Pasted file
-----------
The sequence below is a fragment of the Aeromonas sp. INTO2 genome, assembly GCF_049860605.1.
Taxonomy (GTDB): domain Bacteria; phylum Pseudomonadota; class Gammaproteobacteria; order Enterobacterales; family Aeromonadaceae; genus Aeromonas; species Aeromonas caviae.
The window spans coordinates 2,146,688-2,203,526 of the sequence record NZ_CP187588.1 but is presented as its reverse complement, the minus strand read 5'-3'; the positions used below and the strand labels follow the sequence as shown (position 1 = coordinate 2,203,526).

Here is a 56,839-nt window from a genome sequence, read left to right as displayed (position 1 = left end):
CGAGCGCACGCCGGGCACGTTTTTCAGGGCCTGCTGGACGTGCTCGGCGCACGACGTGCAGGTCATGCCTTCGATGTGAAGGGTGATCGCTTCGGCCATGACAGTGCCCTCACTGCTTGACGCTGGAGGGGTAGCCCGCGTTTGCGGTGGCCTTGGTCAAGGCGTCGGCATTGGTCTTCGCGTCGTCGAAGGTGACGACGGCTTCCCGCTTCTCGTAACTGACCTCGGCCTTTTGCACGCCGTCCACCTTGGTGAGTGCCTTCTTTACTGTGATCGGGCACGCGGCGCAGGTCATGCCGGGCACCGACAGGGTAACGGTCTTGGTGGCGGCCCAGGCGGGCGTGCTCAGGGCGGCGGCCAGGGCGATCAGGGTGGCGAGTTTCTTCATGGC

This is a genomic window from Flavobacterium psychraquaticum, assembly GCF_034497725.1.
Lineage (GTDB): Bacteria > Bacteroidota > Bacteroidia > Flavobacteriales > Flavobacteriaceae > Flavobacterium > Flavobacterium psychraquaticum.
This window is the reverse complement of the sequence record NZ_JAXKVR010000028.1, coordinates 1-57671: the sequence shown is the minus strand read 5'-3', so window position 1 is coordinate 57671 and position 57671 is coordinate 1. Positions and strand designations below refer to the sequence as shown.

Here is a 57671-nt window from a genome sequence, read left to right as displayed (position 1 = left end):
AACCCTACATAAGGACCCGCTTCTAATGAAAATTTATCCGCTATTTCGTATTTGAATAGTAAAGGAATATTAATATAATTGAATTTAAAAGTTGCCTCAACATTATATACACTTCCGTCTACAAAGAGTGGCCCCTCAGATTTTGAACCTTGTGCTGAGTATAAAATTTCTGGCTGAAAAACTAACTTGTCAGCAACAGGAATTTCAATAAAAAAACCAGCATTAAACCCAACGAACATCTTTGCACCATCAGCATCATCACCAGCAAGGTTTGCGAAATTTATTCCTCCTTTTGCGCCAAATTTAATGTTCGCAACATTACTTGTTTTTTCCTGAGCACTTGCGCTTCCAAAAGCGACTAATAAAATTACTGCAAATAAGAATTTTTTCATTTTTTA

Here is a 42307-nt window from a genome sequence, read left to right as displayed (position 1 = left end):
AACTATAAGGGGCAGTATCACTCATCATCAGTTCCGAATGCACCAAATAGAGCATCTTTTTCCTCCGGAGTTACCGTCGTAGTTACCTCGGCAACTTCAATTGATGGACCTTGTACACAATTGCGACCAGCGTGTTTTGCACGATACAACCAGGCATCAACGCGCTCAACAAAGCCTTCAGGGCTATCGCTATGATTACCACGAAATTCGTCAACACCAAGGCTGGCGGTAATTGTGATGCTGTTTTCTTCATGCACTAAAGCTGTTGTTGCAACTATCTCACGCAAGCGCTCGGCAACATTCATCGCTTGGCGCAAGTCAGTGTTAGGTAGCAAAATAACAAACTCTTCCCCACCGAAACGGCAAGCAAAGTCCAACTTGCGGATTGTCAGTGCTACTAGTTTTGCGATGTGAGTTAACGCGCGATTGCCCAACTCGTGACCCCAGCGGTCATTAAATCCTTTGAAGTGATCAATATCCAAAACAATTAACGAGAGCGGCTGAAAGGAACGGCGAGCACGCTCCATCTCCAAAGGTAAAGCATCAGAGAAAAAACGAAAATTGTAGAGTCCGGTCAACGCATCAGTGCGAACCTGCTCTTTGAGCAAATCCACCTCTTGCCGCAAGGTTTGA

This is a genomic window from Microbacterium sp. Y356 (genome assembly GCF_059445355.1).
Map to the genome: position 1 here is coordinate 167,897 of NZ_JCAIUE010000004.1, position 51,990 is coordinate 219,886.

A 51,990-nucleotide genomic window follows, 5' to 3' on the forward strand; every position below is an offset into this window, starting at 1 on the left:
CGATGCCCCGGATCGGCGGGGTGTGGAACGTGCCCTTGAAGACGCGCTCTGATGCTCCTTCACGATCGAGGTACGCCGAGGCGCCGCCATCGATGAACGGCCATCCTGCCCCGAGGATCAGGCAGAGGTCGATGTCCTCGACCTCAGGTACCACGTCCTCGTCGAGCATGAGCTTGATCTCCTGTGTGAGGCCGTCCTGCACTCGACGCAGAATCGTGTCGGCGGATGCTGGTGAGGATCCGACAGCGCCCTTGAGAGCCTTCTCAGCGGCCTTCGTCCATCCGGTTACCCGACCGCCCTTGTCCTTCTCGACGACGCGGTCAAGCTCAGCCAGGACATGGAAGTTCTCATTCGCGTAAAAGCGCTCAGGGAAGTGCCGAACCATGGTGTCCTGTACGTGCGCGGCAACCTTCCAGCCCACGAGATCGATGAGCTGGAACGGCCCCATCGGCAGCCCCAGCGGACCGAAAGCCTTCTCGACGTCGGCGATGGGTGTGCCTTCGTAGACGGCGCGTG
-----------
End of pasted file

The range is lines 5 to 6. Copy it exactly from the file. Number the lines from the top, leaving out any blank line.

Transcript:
CGAGCGCACGCCGGGCACGTTTTTCAGGGCCTGCTGGACGTGCTCGGCGCACGACGTGCAGGTCATGCCTTCGATGTGAAGGGTGATCGCTTCGGCCATGACAGTGCCCTCACTGCTTGACGCTGGAGGGGTAGCCCGCGTTTGCGGTGGCCTTGGTCAAGGCGTCGGCATTGGTCTTCGCGTCGTCGAAGGTGACGACGGCTTCCCGCTTCTCGTAACTGACCTCGGCCTTTTGCACGCCGTCCACCTTGGTGAGTGCCTTCTTTACTGTGATCGGGCACGCGGCGCAGGTCATGCCGGGCACCGACAGGGTAACGGTCTTGGTGGCGGCCCAGGCGGGCGTGCTCAGGGCGGCGGCCAGGGCGATCAGGGTGGCGAGTTTCTTCATGGC

This is a genomic window from Flavobacterium psychraquaticum, assembly GCF_034497725.1.